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Here's a proposal, put forward for comment and for the consideration of the bored.

I don't think there's any conflict between free, open, unrestricted legitimate debate about audio equipment and ideas (on the one hand) and complete civility, no matter how forced (on the other).

"Free speech" and "censorship" are not the issue. It has nothing to do with the first amendment. This forum's management, like any newspaper's editorial page or any magazine's editor, has a right to decide what gets posted and what doesn't. A principled management will take this obligation seriously and endeavor to be even-handed while also enforcing standards. I suspect this is what the bored already tries to do.

Why not simply put direct personal criticism completely off-limits, and enforce respectful discourse? "I, personally, have never found the reviews written by Reviewer X to be helpful. Clearly, our tastes are different." No problem. "Despite what Reviewer Z wrote in his/her review, I've found this component to perform very well." Excellent. "Reviewer Y is an idiot, and is obviously on the take." Not okay. "All reviewers who work for audio magazines are on the take." Not okay, even, or especially, when only implied.

Posted by a representative of an equipment manufacturer: "Though I'm sure it's all a miscommunication, so far we have been unable to recover, after X months (or years) our Model X2345 preamplifer that was loaned to Reviewer Z for a review in Magazine A." Very courteous, even if the courtesy is forced, but it's blunt, names names, and gets the point across. BTW: the same post by a third party with no direct, reliable information--or who is unwilling to name his or her source--would NOT be okay. The acused has a right to confront the accuser. No manufacturer's rep would make such an accusation lightly, and they shouldn't.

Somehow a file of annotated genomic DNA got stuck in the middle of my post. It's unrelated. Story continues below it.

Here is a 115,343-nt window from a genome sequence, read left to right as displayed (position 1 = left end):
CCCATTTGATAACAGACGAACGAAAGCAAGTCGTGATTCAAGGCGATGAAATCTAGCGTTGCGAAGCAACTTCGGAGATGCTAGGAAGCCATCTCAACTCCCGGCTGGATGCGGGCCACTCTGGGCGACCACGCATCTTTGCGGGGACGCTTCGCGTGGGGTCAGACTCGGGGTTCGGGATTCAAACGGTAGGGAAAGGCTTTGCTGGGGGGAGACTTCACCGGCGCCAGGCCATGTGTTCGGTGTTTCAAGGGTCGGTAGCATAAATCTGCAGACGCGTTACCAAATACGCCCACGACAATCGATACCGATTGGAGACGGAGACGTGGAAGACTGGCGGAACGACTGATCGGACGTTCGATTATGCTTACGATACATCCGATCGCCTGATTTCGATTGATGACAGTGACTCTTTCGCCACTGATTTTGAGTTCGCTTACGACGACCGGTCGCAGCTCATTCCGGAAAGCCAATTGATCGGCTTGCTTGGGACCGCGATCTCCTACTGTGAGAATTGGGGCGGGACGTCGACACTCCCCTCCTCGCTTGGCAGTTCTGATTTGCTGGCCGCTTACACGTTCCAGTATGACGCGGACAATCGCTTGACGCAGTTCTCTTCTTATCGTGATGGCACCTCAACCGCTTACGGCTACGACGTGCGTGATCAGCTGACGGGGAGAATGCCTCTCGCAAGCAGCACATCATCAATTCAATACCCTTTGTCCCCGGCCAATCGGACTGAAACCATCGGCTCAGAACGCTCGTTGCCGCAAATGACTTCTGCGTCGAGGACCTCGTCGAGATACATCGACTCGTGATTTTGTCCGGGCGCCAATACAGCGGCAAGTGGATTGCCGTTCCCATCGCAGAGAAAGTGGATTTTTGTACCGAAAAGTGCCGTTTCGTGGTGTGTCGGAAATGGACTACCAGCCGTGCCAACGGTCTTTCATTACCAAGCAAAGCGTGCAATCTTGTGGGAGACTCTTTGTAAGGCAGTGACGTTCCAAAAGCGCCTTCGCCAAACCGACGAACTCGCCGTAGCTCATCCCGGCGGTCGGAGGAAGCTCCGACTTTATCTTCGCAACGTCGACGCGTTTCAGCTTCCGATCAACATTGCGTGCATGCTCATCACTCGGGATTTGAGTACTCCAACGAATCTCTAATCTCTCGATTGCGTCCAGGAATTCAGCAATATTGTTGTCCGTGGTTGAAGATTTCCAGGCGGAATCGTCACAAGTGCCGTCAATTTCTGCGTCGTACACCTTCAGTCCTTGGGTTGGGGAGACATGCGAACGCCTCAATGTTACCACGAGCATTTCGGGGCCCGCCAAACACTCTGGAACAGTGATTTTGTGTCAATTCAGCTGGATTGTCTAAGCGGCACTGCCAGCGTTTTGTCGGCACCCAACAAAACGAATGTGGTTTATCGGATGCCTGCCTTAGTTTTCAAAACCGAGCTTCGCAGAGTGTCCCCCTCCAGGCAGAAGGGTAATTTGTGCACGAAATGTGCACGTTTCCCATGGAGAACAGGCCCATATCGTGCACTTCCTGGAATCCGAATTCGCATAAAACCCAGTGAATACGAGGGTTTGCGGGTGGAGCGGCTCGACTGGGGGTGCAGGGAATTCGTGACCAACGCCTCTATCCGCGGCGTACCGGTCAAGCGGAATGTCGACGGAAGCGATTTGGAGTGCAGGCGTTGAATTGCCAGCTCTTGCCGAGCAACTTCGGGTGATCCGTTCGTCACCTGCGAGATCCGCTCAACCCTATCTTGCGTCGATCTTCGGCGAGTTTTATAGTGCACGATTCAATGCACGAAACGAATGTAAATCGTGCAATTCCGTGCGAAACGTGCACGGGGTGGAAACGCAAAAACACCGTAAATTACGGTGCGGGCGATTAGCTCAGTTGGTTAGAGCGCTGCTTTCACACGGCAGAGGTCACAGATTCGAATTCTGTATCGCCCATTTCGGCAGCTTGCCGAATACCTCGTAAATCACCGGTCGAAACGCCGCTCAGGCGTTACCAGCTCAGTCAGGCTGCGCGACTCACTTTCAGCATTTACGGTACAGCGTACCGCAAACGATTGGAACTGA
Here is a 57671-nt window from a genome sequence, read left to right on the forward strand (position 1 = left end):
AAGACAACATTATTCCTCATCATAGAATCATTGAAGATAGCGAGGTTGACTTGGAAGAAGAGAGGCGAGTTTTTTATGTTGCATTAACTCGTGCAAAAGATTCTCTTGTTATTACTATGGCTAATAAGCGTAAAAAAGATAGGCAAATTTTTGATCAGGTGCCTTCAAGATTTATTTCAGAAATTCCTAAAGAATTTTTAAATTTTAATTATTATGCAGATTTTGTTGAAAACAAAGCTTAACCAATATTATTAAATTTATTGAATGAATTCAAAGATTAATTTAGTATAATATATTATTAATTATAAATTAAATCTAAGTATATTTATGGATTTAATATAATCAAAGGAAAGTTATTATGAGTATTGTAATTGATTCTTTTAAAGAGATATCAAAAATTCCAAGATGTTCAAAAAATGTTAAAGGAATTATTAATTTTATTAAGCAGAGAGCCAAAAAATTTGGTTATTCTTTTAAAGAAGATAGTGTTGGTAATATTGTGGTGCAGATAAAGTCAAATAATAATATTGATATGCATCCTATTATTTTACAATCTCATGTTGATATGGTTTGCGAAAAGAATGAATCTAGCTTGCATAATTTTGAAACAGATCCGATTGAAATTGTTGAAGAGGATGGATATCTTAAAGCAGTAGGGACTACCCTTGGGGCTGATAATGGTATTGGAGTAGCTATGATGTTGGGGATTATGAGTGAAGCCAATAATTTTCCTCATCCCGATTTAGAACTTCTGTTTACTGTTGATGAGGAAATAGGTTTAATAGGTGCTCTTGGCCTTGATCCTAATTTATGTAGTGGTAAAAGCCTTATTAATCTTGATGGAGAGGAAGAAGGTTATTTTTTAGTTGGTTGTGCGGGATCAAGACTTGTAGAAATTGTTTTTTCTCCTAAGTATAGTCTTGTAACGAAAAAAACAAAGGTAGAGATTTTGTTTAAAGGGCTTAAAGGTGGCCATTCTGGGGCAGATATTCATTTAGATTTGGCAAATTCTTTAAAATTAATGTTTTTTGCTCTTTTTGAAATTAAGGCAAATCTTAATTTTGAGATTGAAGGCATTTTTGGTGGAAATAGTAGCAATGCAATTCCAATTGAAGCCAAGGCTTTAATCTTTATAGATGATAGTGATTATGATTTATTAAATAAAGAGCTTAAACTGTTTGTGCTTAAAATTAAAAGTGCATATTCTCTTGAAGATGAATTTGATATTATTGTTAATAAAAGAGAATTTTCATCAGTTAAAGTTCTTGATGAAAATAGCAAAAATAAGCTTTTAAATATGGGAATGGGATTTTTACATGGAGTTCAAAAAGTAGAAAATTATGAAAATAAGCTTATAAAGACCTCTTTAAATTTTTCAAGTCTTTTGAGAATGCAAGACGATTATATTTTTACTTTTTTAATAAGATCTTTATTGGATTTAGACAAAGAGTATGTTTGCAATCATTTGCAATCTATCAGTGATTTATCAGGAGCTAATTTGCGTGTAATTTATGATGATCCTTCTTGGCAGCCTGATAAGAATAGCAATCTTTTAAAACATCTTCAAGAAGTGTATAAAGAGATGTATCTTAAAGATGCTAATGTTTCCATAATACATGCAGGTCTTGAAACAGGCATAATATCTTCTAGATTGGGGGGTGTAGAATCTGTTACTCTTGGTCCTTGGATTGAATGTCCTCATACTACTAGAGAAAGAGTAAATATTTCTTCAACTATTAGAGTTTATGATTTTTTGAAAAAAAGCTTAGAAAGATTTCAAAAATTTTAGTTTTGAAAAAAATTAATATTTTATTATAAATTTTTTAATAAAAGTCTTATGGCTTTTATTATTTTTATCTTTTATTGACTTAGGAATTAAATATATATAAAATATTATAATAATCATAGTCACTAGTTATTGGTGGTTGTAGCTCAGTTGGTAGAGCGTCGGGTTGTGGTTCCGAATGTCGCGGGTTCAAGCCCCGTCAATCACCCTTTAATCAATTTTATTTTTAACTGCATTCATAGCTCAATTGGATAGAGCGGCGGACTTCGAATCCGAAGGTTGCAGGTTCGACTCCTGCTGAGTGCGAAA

I've used the Internet since before it was public, and participated in news groups almost from the first. Before that, it was electronic bulletin boards. And I've moderated a number of email discussion lists and Web-based discussion fora. From the beginning I noticed a tendency for people interacting electronically to speak, or write, uncivily, saying things that they would never say in person. Anyone who has spent much time interacting via electronic means is aware of this phenomenon.

The only way to avoid gutterization, I've learned, is to enforce a high level of civility. Anyone can write anything, as long as they meet their obligation to maintain a substantive, courteous, and civil discourse. "Moderation" is an appropriate term to describe the role of overseers of discussion fora.

Best Regards,
Jim Austin

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Topic - Civility? - Jim Austin 06:19:28 05/14/04 (24)

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